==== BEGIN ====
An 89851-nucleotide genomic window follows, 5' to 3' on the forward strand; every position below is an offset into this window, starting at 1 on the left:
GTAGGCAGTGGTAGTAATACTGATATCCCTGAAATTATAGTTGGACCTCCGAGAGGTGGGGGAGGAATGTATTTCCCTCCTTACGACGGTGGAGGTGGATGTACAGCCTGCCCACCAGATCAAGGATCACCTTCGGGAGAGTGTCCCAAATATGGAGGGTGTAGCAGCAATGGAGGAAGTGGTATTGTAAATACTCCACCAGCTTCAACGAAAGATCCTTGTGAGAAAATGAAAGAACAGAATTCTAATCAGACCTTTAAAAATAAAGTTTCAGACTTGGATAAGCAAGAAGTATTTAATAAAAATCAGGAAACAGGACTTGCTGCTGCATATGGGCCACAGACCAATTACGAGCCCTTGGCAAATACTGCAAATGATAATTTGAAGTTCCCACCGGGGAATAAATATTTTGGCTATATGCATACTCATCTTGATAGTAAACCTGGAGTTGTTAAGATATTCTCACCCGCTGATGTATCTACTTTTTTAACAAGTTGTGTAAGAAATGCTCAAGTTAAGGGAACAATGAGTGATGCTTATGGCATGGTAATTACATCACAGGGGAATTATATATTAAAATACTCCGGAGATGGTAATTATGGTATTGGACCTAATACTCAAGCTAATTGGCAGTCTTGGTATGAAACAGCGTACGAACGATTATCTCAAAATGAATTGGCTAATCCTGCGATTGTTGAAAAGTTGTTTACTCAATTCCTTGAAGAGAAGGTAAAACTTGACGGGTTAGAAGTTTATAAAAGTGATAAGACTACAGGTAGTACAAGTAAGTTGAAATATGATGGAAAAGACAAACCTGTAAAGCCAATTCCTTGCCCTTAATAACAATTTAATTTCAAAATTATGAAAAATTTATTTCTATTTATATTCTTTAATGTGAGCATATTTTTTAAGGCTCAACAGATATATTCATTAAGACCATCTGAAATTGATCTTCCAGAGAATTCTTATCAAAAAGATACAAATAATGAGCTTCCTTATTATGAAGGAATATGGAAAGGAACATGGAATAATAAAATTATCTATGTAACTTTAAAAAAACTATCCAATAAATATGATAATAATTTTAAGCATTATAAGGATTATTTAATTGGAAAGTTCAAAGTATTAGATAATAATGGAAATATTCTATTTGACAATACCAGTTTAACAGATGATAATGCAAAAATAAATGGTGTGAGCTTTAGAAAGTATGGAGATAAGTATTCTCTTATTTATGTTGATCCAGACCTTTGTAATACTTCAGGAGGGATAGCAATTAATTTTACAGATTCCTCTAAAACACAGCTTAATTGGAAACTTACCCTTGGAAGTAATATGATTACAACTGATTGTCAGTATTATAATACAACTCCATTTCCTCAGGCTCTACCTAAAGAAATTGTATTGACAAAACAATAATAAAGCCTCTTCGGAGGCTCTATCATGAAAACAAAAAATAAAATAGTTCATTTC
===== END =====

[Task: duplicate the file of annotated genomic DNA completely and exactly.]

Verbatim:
An 89851-nucleotide genomic window follows, 5' to 3' on the forward strand; every position below is an offset into this window, starting at 1 on the left:
GTAGGCAGTGGTAGTAATACTGATATCCCTGAAATTATAGTTGGACCTCCGAGAGGTGGGGGAGGAATGTATTTCCCTCCTTACGACGGTGGAGGTGGATGTACAGCCTGCCCACCAGATCAAGGATCACCTTCGGGAGAGTGTCCCAAATATGGAGGGTGTAGCAGCAATGGAGGAAGTGGTATTGTAAATACTCCACCAGCTTCAACGAAAGATCCTTGTGAGAAAATGAAAGAACAGAATTCTAATCAGACCTTTAAAAATAAAGTTTCAGACTTGGATAAGCAAGAAGTATTTAATAAAAATCAGGAAACAGGACTTGCTGCTGCATATGGGCCACAGACCAATTACGAGCCCTTGGCAAATACTGCAAATGATAATTTGAAGTTCCCACCGGGGAATAAATATTTTGGCTATATGCATACTCATCTTGATAGTAAACCTGGAGTTGTTAAGATATTCTCACCCGCTGATGTATCTACTTTTTTAACAAGTTGTGTAAGAAATGCTCAAGTTAAGGGAACAATGAGTGATGCTTATGGCATGGTAATTACATCACAGGGGAATTATATATTAAAATACTCCGGAGATGGTAATTATGGTATTGGACCTAATACTCAAGCTAATTGGCAGTCTTGGTATGAAACAGCGTACGAACGATTATCTCAAAATGAATTGGCTAATCCTGCGATTGTTGAAAAGTTGTTTACTCAATTCCTTGAAGAGAAGGTAAAACTTGACGGGTTAGAAGTTTATAAAAGTGATAAGACTACAGGTAGTACAAGTAAGTTGAAATATGATGGAAAAGACAAACCTGTAAAGCCAATTCCTTGCCCTTAATAACAATTTAATTTCAAAATTATGAAAAATTTATTTCTATTTATATTCTTTAATGTGAGCATATTTTTTAAGGCTCAACAGATATATTCATTAAGACCATCTGAAATTGATCTTCCAGAGAATTCTTATCAAAAAGATACAAATAATGAGCTTCCTTATTATGAAGGAATATGGAAAGGAACATGGAATAATAAAATTATCTATGTAACTTTAAAAAAACTATCCAATAAATATGATAATAATTTTAAGCATTATAAGGATTATTTAATTGGAAAGTTCAAAGTATTAGATAATAATGGAAATATTCTATTTGACAATACCAGTTTAACAGATGATAATGCAAAAATAAATGGTGTGAGCTTTAGAAAGTATGGAGATAAGTATTCTCTTATTTATGTTGATCCAGACCTTTGTAATACTTCAGGAGGGATAGCAATTAATTTTACAGATTCCTCTAAAACACAGCTTAATTGGAAACTTACCCTTGGAAGTAATATGATTACAACTGATTGTCAGTATTATAATACAACTCCATTTCCTCAGGCTCTACCTAAAGAAATTGTATTGACAAAACAATAATAAAGCCTCTTCGGAGGCTCTATCATGAAAACAAAAAATAAAATAGTTCATTTC